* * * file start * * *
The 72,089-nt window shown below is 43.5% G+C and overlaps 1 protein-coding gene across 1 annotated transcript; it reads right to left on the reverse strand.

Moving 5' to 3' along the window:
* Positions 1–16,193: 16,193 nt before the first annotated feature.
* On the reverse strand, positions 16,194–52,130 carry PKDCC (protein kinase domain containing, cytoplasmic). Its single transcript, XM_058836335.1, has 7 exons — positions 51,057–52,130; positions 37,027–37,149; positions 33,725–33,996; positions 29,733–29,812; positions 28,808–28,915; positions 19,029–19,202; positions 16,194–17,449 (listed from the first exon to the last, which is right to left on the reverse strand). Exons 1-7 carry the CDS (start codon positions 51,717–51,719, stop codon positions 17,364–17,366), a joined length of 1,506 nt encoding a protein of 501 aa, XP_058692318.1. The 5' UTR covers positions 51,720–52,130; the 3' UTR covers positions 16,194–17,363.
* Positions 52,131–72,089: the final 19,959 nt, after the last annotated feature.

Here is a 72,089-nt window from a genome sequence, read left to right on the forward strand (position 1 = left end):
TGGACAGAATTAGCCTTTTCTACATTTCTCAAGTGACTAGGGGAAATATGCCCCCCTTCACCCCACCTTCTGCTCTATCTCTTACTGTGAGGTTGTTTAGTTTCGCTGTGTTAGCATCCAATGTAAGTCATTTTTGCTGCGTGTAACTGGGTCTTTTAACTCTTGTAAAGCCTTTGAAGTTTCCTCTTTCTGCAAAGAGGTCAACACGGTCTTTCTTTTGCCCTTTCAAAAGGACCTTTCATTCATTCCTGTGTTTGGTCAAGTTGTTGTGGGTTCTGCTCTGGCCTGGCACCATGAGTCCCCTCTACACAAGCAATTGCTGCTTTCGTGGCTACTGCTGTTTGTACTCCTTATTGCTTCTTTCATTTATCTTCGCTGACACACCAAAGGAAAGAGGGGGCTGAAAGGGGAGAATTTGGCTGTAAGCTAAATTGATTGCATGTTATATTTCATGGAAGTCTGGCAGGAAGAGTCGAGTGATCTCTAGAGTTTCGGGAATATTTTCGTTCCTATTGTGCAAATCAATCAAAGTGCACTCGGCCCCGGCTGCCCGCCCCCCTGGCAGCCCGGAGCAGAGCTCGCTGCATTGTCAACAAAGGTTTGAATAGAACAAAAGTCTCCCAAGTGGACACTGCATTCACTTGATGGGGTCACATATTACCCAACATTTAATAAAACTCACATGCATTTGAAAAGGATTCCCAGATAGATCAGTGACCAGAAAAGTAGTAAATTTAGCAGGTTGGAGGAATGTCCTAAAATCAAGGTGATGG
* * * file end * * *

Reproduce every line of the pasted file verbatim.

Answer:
The 72,089-nt window shown below is 43.5% G+C and overlaps 1 protein-coding gene across 1 annotated transcript; it reads right to left on the reverse strand.

Moving 5' to 3' along the window:
* Positions 1–16,193: 16,193 nt before the first annotated feature.
* On the reverse strand, positions 16,194–52,130 carry PKDCC (protein kinase domain containing, cytoplasmic). Its single transcript, XM_058836335.1, has 7 exons — positions 51,057–52,130; positions 37,027–37,149; positions 33,725–33,996; positions 29,733–29,812; positions 28,808–28,915; positions 19,029–19,202; positions 16,194–17,449 (listed from the first exon to the last, which is right to left on the reverse strand). Exons 1-7 carry the CDS (start codon positions 51,717–51,719, stop codon positions 17,364–17,366), a joined length of 1,506 nt encoding a protein of 501 aa, XP_058692318.1. The 5' UTR covers positions 51,720–52,130; the 3' UTR covers positions 16,194–17,363.
* Positions 52,131–72,089: the final 19,959 nt, after the last annotated feature.

Here is a 72,089-nt window from a genome sequence, read left to right on the forward strand (position 1 = left end):
TGGACAGAATTAGCCTTTTCTACATTTCTCAAGTGACTAGGGGAAATATGCCCCCCTTCACCCCACCTTCTGCTCTATCTCTTACTGTGAGGTTGTTTAGTTTCGCTGTGTTAGCATCCAATGTAAGTCATTTTTGCTGCGTGTAACTGGGTCTTTTAACTCTTGTAAAGCCTTTGAAGTTTCCTCTTTCTGCAAAGAGGTCAACACGGTCTTTCTTTTGCCCTTTCAAAAGGACCTTTCATTCATTCCTGTGTTTGGTCAAGTTGTTGTGGGTTCTGCTCTGGCCTGGCACCATGAGTCCCCTCTACACAAGCAATTGCTGCTTTCGTGGCTACTGCTGTTTGTACTCCTTATTGCTTCTTTCATTTATCTTCGCTGACACACCAAAGGAAAGAGGGGGCTGAAAGGGGAGAATTTGGCTGTAAGCTAAATTGATTGCATGTTATATTTCATGGAAGTCTGGCAGGAAGAGTCGAGTGATCTCTAGAGTTTCGGGAATATTTTCGTTCCTATTGTGCAAATCAATCAAAGTGCACTCGGCCCCGGCTGCCCGCCCCCCTGGCAGCCCGGAGCAGAGCTCGCTGCATTGTCAACAAAGGTTTGAATAGAACAAAAGTCTCCCAAGTGGACACTGCATTCACTTGATGGGGTCACATATTACCCAACATTTAATAAAACTCACATGCATTTGAAAAGGATTCCCAGATAGATCAGTGACCAGAAAAGTAGTAAATTTAGCAGGTTGGAGGAATGTCCTAAAATCAAGGTGATGG